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Adp, Inc v. Rob Green Holdings

January 18, 2011


The opinion of the court was delivered by: Honorable Ronald E. Bush U. S. Magistrate Judge


(Docket No. 16), (Docket No. 19)

Currently pending before the Court is Plaintiff's Motion to Compel (Docket No. 16) and, most recently, Plaintiff's Motion for Attorneys' Fees (Docket No. 19). Having carefully reviewed the record and otherwise being fully advised, the Court enters the following Order:


Plaintiff served its First Set of Interrogatories and Requests for Production of Documents upon Defendant on May 11, 2010. See Fuhrman Aff. at ¶ 3 (Docket No. 16, Att. 1). Before any responses were due, Defendant requested, and was granted, a two-week extension to respond to Plaintiff's discovery; Defendant's responses were therefore due on or around June 25, 2010. See id. at ¶ 4. Not receiving any response by June 25, 2010, on July 9, 2010, Plaintiff's counsel sent a letter to Defendant's counsel, requesting responses by July 16, 2010. See id. at ¶ 5. Again, not receiving any response by July 16, 2010, Plaintiff filed the instant Motion to Compel. See id.

Responding to Plaintiff's Motion to Compel, Defendant points out that its discovery responses "ha[ve] been prepared" but "[are] waiting for verification . . . before providing [them] to Plaintiff's counsel." See Def.'s Resp., p. 2 (Docket No. 17). Moreover, Defendant indicated that its responses "will be served on Plaintiff's counsel as soon as verification has been received, and no later than Friday, August 20, 2010." See id. Defendant received Plaintiff's responses on August 20, 2010. See Pl.'s Reply, p. 2 (Docket No. 18).

Although now in receipt of Defendant's discovery responses (and without any indication that such responses were inadequate for any reason), Plaintiff now seeks to recover the expenses associated with bringing its Motion to Compel. See Pl.'s Mot. to Compel, p. 2 (Docket No. 16); see also Pl.'s Reply, p. 2 (Docket No. 18); Pl.'s Mot. for Attorneys' Fees (Docket No. 19).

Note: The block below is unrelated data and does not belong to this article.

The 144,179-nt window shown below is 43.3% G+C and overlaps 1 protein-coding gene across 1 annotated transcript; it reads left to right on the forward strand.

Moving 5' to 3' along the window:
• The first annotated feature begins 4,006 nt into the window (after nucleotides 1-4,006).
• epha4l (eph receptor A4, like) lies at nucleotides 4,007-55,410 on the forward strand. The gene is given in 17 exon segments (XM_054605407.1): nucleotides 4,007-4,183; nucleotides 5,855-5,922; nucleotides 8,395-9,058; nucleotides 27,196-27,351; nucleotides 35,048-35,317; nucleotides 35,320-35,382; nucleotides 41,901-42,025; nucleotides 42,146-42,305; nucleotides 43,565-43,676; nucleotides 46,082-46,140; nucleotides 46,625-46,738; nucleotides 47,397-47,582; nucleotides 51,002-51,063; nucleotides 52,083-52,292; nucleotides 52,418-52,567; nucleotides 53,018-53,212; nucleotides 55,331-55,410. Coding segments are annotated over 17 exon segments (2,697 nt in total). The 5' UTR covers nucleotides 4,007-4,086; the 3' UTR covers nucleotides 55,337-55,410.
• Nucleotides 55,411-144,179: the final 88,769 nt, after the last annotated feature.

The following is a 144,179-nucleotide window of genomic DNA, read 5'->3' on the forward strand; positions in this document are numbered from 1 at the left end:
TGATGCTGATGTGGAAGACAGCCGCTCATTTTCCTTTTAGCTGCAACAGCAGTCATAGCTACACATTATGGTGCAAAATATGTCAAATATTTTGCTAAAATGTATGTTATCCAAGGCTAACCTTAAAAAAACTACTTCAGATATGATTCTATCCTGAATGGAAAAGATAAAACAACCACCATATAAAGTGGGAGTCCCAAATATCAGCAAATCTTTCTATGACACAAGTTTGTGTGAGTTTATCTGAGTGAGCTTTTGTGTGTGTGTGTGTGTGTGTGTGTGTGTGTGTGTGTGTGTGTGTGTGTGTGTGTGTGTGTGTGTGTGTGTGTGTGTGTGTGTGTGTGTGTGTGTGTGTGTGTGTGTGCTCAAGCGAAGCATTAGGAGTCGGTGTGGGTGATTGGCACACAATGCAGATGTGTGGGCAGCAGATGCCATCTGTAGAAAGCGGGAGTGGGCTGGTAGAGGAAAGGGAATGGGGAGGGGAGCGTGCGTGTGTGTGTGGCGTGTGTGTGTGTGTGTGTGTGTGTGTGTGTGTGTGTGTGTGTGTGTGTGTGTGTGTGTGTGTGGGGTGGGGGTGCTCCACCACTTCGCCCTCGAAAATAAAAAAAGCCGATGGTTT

Plaintiff relies on FRCP 37(a)(5)(A) as the basis for recovering its expenses. See Pl.'s Reply, p. 2 (Docket No. 18). Pursuant to FRCP 37(a)(5)(A):

If the motion is granted - or if the disclosure or requested discovery is provided after the motion was filed - the court must, after giving an opportunity to be heard, require the party or deponent whose conduct necessitated the motion, the party or attorney advising that conduct, or both to pay the movant's reasonable expenses incurred in making the motion, including attorney's fees.

See Fed. R. Civ. P. 37(a)(5)(A). Accordingly, an order requiring the payment of reasonable expenses appears mandatory, unless (1) the movant filed the motion before attempting in good faith to obtain the disclosure/discovery without the Court's involvement; (2) the opposing party's nondisclosure, response, or objection was substantially justified; or (3) other circumstances make an award of expenses unjust. See Fed. R. Civ. P. 37(a)(5)(A)(i-iii).

The Court does not believe the evidence before it supports the conclusion that Defendant delayed its discovery responses in bad faith or, for that matter, engaged in any gamesmanship to Plaintiff's ultimate detriment. See, e.g., U.S., ex rel. Manion v. St. Luke's Reg'l Med. Ctr., 2010 WL 1709434, *7 (D. Idaho 2010). Additionally, it is not even clear whether Defendant's need to secure its client's verification contributed to its original delay in responding to Plaintiff's discovery requests. These reasons, coupled with the fact that (1) there was no looming trial date;

(2) the relevant discovery, expert disclosure, and dispositive motion deadlines were not jeopardized; and (3) Plaintiff is now in receipt of the requested information/materials, contribute to a setting where in many instances, a party forced to gain the Court's involvement to obtain such discovery simply moves on and hopes that such further instances do not occur.

However, the Court is mindful that often in the setting of such motions, the full view of the litigation iceberg is never before the Court. It may be that this instance was only the latest of a series of difficulties one lawyer has had in obtaining timely discovery from another lawyer. Or it may be that, even in a setting such as this where the delay caused little difficulty, if any, in moving forward with the case generally, counsel feels strongly that the expense of seeking an order ...

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